When you're buying aircraft for the next 15 or 20 years you have a lot of broad 'what if's' to consider beyond just the immediately obvious threats. A radical shakeup in the middle east or indonesia or even pakistan or burma could leave india very much in need of operatio

      • by unixisc (2429386) on Sunday February 05, 2012 @02:39AM (#38932807)
        The last war that India fought against China was 1965. India does have 2 border disputes w/ China, but those are disputes that both countries have on the backburner while they get along fine in other ways (although India drew the line on allowing Huawei to operate within the country). Pakistan otoh is still supposed to get F16s from the US, and if they were to, India would need to have a counter against them, particularly in the scenario that a Taliban like regime were to take over Islamabad. That, and the fact that Pakistan has its own nukes, is the other thing for India to worry about - they'd have to down Pak planes before they release nukes on Delhi, Mumbai, Bangalore or other cities.
    • by shutdown -p now (807394) on Sunday February 05, 2012 @01:14AM (#38932353) Journal

      The threat to india is men on foot or motorbikes with rifles and explosives in their backpacks.

      India has last fought a conventional, if brief and low-scale, war with Pakistan in 1999 [wikipedia.org], not exactly a long time ago. It specifically involved [wikipedia.org] air strikes, and several fighter planes have been lost.

    • by jareth-0205 (525594) on Sunday February 05, 2012 @07:17AM (#38933737) Homepage

      The threat to india is men on foot or motorbikes with rifles and explosives in their backpacks. Fighter aircraft aren't very useful to counter that kind of an opponent.

      -jcr

      Yes because a country can only deal with one possible threat or problem at a time. All other threats apart from the most obvious one are irrelevant and can be ignored...

  • cost (Score:5, Interesting)

    by deodiaus2 (980169) on Sunday February 05, 2012 @12:44AM (#38932187)
    US planes like this are very expensive from the US.
    Back in the 1950's, Canada tried to develop its own plane called "The Arrow". Apparently, the program was squashed in parliament by the CIA paying off key representatives. This sort of technology costs billions and takes years to develop as well as keeping an industrial infrastructure in place to keep it going.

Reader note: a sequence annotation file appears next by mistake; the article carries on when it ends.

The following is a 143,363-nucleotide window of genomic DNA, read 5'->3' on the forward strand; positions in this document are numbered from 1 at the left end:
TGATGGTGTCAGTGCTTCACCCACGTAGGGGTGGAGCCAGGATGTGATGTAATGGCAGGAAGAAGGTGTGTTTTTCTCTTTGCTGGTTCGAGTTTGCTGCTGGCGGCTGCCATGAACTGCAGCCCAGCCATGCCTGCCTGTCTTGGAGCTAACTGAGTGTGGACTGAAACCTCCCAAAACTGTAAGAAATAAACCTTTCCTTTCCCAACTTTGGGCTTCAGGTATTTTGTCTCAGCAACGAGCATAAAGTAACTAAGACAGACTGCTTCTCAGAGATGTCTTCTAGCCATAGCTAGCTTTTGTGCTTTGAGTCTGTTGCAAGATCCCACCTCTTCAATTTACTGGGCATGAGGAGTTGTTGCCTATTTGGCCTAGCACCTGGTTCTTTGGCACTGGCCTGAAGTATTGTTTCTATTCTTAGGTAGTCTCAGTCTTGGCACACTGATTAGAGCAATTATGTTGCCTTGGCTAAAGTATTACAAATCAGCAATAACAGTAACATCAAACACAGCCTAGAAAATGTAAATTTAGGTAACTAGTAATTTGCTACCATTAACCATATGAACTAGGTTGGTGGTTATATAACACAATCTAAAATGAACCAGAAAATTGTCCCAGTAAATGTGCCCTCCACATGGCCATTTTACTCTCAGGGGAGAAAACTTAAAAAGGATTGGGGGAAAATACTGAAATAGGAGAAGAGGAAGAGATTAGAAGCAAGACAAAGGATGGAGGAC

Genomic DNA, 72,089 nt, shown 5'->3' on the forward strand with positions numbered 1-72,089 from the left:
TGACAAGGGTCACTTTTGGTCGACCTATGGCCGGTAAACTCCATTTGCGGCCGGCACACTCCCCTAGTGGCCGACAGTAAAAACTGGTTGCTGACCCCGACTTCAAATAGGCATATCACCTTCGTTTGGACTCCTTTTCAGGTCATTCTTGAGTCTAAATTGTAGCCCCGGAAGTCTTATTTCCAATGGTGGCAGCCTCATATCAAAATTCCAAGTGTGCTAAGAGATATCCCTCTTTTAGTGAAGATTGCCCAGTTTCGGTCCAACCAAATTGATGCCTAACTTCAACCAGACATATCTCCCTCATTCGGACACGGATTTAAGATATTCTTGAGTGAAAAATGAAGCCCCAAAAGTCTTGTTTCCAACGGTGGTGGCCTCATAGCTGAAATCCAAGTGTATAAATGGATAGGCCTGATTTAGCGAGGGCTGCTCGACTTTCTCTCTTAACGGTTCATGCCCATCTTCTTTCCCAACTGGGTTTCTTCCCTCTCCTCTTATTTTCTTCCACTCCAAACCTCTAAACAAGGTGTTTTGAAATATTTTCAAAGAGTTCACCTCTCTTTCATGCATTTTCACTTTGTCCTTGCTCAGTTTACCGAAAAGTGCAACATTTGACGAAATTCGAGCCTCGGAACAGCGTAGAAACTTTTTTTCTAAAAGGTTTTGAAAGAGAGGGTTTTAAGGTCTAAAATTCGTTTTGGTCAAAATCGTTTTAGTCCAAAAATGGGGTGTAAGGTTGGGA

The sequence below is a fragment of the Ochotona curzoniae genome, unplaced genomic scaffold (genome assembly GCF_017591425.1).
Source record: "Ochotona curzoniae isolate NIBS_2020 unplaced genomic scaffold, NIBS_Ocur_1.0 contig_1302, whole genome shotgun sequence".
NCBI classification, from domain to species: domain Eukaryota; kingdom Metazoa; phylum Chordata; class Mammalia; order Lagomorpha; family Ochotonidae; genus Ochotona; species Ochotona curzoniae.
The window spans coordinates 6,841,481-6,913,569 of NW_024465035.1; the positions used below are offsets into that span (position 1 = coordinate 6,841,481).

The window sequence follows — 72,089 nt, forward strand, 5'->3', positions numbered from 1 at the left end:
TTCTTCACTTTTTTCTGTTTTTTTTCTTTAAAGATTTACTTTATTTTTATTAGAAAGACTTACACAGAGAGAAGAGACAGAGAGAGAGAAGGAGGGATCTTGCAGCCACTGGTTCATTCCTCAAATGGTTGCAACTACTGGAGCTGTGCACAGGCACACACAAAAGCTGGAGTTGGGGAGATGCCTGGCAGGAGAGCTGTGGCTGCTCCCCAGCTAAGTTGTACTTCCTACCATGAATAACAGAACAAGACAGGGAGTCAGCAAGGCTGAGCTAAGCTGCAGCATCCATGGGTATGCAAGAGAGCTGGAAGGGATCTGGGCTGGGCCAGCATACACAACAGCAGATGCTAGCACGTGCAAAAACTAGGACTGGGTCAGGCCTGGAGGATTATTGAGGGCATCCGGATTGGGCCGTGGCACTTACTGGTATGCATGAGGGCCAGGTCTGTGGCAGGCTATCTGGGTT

Isreal developed its "Lion" prototype, but the US offered to give Isreal US's top of the line state of the art planes to keep them from pursuing that line.
    Maybe over the course of several decades, other countries would develop sufficiently advanced air breathing technology and then where would the US be.
  • Well... (Score:4, Interesting)

    by jamstar7 (694492) on Sunday February 05, 2012 @12:45AM (#38932193)
    If they didn't want to wait on the Americans to finish up the F35s, why didn't they just go talk to the Russians for some surplus MiGs? Proven design, and they work.
    • Re:Well... (Score:4, Informative)

      by shutdown -p now (807394) on Sunday February 05, 2012 @01:17AM (#38932373) Journal

      They do just that, actually. Their primary air superiority fighter is Su-30, and MiG-29 is the second most common fighter plane - and they have orders open for both. They also participate in the PAK FA project.

      However, they wanted a multi-role fighter. Soviet/Russian planes are awesome in the air, but not as versatile. IAF has actually been using French planes before for that role, they're just upgrading to the next gen one.

    • by Sir_Sri (199544)

      Officially, and probably unofficially, they want a diverse set of suppliers. India isn't in bed with Russia the way it has been for years. They have a joint fighter the SU-30MKI which is a damn good aircraft relatively, but they don't want to be seen as purely on the russian side in the arms markets. When you're as big as india you want to make sure you have friends in a lot of places. Who knows what the russians are going to be doing in the next 15 or 20 years, and they don't want to be tied to one sup

  • by ant-1 (120272) <ant-1@@@pouch...name> on Sunday February 05, 2012 @12:54AM (#38932245)
    How in hell is this on /. frontpage? Or on the site even? Will the editors cover every weapon sale from now on? Is this because it's a disappointment for the US of A? Because it involves the french?

    Because the editors are drunk?
    • by Baloroth (2370816)

      Yes.

      Seriously, TFA doesn't even mention the F-35 as being a final candidate: this was more of a blow to the Eurofighter than the F-35. The F-35 is much higher spec than the Rafale (for one thing, it is a true stealth aircraft), while the Eurofighter and the Rafale are pretty close (solid 5t gen fighters, radar reduction but not stealth). Had they needed the F-35 specs, they probably would have bought it. They just weren't looking at that high-end an aircraft.

  • by Anonymous Coward on Sunday February 05, 2012 @12:57AM (#38932259)

    India needed a cost effective Medium Multi-Role Combat Aircraft. This procurement was a six year process. Probably the most transparent defence acquisition program in the world, ever.
    Initial participants were Saab Gripen(Sweden), Mig 35(Russian), F16, FA18(US) Eurofighter(EU) and Rafale(French). F35 JSF was never part of it, and India doesn't need it right now (Hell! Even US doesn't 'need' it). It was offered for future discussions, to sweeten the deal in favor of Boeing and Lockheed.